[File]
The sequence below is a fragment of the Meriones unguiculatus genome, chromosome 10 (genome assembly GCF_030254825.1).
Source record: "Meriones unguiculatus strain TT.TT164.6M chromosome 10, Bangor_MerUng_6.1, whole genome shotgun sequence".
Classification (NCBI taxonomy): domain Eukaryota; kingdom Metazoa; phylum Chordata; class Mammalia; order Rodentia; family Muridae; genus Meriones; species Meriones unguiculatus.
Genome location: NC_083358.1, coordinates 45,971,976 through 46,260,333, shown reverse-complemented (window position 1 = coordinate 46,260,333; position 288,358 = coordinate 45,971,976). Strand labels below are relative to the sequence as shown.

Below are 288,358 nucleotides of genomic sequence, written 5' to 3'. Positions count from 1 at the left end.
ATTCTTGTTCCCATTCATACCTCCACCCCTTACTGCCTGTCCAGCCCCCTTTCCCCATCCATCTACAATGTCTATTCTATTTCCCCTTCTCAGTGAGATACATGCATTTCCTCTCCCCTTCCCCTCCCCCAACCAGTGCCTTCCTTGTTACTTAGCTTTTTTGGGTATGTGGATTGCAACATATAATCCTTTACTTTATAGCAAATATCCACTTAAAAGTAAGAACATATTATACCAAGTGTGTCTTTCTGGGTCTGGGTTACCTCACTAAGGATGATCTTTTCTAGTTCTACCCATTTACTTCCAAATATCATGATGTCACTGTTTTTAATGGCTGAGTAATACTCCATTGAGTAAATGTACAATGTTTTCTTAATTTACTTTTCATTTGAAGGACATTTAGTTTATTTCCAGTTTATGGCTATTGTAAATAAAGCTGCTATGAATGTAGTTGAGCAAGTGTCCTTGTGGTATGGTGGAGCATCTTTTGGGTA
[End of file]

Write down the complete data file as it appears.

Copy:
The sequence below is a fragment of the Meriones unguiculatus genome, chromosome 10 (genome assembly GCF_030254825.1).
Source record: "Meriones unguiculatus strain TT.TT164.6M chromosome 10, Bangor_MerUng_6.1, whole genome shotgun sequence".
Classification (NCBI taxonomy): domain Eukaryota; kingdom Metazoa; phylum Chordata; class Mammalia; order Rodentia; family Muridae; genus Meriones; species Meriones unguiculatus.
Genome location: NC_083358.1, coordinates 45,971,976 through 46,260,333, shown reverse-complemented (window position 1 = coordinate 46,260,333; position 288,358 = coordinate 45,971,976). Strand labels below are relative to the sequence as shown.

Below are 288,358 nucleotides of genomic sequence, written 5' to 3'. Positions count from 1 at the left end.
ATTCTTGTTCCCATTCATACCTCCACCCCTTACTGCCTGTCCAGCCCCCTTTCCCCATCCATCTACAATGTCTATTCTATTTCCCCTTCTCAGTGAGATACATGCATTTCCTCTCCCCTTCCCCTCCCCCAACCAGTGCCTTCCTTGTTACTTAGCTTTTTTGGGTATGTGGATTGCAACATATAATCCTTTACTTTATAGCAAATATCCACTTAAAAGTAAGAACATATTATACCAAGTGTGTCTTTCTGGGTCTGGGTTACCTCACTAAGGATGATCTTTTCTAGTTCTACCCATTTACTTCCAAATATCATGATGTCACTGTTTTTAATGGCTGAGTAATACTCCATTGAGTAAATGTACAATGTTTTCTTAATTTACTTTTCATTTGAAGGACATTTAGTTTATTTCCAGTTTATGGCTATTGTAAATAAAGCTGCTATGAATGTAGTTGAGCAAGTGTCCTTGTGGTATGGTGGAGCATCTTTTGGGTA